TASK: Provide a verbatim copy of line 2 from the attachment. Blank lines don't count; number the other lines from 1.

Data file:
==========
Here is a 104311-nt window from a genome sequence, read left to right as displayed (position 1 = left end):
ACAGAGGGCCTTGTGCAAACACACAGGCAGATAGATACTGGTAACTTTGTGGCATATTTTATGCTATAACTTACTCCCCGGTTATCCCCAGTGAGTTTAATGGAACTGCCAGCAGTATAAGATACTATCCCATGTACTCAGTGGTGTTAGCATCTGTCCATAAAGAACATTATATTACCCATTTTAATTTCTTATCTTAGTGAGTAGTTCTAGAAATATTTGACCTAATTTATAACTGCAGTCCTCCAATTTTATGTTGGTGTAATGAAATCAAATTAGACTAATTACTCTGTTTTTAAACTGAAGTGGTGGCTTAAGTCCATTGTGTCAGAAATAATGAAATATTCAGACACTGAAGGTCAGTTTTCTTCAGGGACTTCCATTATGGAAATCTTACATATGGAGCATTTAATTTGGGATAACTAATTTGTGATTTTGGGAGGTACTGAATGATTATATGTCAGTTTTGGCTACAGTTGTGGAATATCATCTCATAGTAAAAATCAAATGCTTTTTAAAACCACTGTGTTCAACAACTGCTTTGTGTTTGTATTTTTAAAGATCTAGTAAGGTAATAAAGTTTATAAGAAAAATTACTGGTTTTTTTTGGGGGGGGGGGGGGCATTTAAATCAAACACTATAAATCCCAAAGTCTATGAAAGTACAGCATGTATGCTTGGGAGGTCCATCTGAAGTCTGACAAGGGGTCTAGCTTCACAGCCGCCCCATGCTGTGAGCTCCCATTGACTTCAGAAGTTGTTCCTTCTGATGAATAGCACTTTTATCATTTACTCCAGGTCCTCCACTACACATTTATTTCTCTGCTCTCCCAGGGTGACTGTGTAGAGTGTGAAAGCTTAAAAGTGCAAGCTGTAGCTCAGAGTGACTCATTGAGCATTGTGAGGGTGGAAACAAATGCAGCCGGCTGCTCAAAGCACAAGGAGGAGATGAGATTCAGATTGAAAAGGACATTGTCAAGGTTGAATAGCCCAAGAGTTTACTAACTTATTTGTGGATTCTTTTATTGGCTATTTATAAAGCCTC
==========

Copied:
ACAGAGGGCCTTGTGCAAACACACAGGCAGATAGATACTGGTAACTTTGTGGCATATTTTATGCTATAACTTACTCCCCGGTTATCCCCAGTGAGTTTAATGGAACTGCCAGCAGTATAAGATACTATCCCATGTACTCAGTGGTGTTAGCATCTGTCCATAAAGAACATTATATTACCCATTTTAATTTCTTATCTTAGTGAGTAGTTCTAGAAATATTTGACCTAATTTATAACTGCAGTCCTCCAATTTTATGTTGGTGTAATGAAATCAAATTAGACTAATTACTCTGTTTTTAAACTGAAGTGGTGGCTTAAGTCCATTGTGTCAGAAATAATGAAATATTCAGACACTGAAGGTCAGTTTTCTTCAGGGACTTCCATTATGGAAATCTTACATATGGAGCATTTAATTTGGGATAACTAATTTGTGATTTTGGGAGGTACTGAATGATTATATGTCAGTTTTGGCTACAGTTGTGGAATATCATCTCATAGTAAAAATCAAATGCTTTTTAAAACCACTGTGTTCAACAACTGCTTTGTGTTTGTATTTTTAAAGATCTAGTAAGGTAATAAAGTTTATAAGAAAAATTACTGGTTTTTTTTGGGGGGGGGGGGGGCATTTAAATCAAACACTATAAATCCCAAAGTCTATGAAAGTACAGCATGTATGCTTGGGAGGTCCATCTGAAGTCTGACAAGGGGTCTAGCTTCACAGCCGCCCCATGCTGTGAGCTCCCATTGACTTCAGAAGTTGTTCCTTCTGATGAATAGCACTTTTATCATTTACTCCAGGTCCTCCACTACACATTTATTTCTCTGCTCTCCCAGGGTGACTGTGTAGAGTGTGAAAGCTTAAAAGTGCAAGCTGTAGCTCAGAGTGACTCATTGAGCATTGTGAGGGTGGAAACAAATGCAGCCGGCTGCTCAAAGCACAAGGAGGAGATGAGATTCAGATTGAAAAGGACATTGTCAAGGTTGAATAGCCCAAGAGTTTACTAACTTATTTGTGGATTCTTTTATTGGCTATTTATAAAGCCTC